TAPPER: President Clinton, you've talked about this effort will take years. Before the earthquake, you had convened donor conferences to raise money for Haiti. And at one donors conference, $500 million was pledged, more than that. And before the earthquake, you were about to get on some of those donors because about 10 percent -- 12 percent of that money had been disbursed. Most of it had not.
How do you keep focus of the international community, of the donors on a situation like this? Obviously in the next month there is going to be a lot of focus, but how do you make sure that in a year or two years there's still focus?
CLINTON: Well, I think that that's part of the U.N. job. The reason I took this job sort of to be the U.N.'s outside person. That is, my job is to work with the donor nations, international organizations, the Haitian Diaspora, potential investors, and the non-governmental organizations and the philanthropists.
But let me just say, I talked to the major donor nations on the phone two days ago. They all said they would speed up their commitment and stay involved. I had a meeting with 55 non-governmental organizations and wealthy investors who had promised to -- they said they would do more now.
I think that if we keep doing our job -- if we all hang around and do this and, you know, needle and nudge people and the Haitians do what they were doing before this happened -- keep proving that they want to modernize the country, I believe we can get the long-term commitment.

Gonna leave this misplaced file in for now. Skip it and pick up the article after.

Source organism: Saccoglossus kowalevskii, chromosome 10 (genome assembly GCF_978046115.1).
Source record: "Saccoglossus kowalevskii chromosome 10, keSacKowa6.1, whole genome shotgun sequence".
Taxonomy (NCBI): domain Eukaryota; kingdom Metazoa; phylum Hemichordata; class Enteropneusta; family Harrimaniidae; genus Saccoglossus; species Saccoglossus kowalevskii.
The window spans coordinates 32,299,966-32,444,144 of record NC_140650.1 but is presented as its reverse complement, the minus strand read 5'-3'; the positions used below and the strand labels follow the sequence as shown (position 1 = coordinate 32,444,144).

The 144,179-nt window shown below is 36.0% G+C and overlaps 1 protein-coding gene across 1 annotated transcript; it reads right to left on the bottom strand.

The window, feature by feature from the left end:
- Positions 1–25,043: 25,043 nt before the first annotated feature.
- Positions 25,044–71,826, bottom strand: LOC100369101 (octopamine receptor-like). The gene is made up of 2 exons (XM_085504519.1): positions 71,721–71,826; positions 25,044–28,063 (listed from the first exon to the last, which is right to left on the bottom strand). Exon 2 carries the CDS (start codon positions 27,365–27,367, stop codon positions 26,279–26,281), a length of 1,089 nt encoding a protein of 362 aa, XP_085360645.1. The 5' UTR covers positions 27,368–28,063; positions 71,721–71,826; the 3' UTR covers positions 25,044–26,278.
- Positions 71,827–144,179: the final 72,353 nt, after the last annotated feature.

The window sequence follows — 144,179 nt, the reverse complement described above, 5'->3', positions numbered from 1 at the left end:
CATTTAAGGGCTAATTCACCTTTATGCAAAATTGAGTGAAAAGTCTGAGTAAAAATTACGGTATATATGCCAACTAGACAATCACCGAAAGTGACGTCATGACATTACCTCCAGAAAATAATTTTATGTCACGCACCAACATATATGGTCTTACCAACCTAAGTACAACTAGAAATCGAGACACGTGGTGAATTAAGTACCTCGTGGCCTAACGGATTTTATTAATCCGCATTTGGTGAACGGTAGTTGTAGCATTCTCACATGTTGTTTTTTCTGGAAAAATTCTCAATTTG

BUSH: Yeah. I think it's important for the Haitian government, once this initial stage of the crisis passes, to explain in clear terms a strategy that'll mean the money will be well spent. And, obviously, a lot of people are going to be concerned about spending -- it's one thing to save lives and it's going to be another thing to make sure that the long-term development project has got a reasonable plan.
The president has been very much involved in that and told me they have developed a reasonable strategy. And it will make it much easier to track capital in the long term if that's the case.
TAPPER: And following up on that, there have been some prominent conservative voices who have expressed a concern that the U.S. has done so much for Haiti already, and throwing money at Haiti isn't going to solve the problem because that's a -- it's a corrupt government and the money never goes to the right people.
How do you make sure it goes to the right people?
BUSH: Well, first of all, the first concern is the one that everybody ought to be thinking about, and that is to help save lives. I mean, I've seen it on the TV screens. You've seen it on the TV screens. There's just unbelievable devastation.
You read the e-mail report from a person who's obviously desperate. We've got to deal with the desperation. And there ought to be no politicization of that.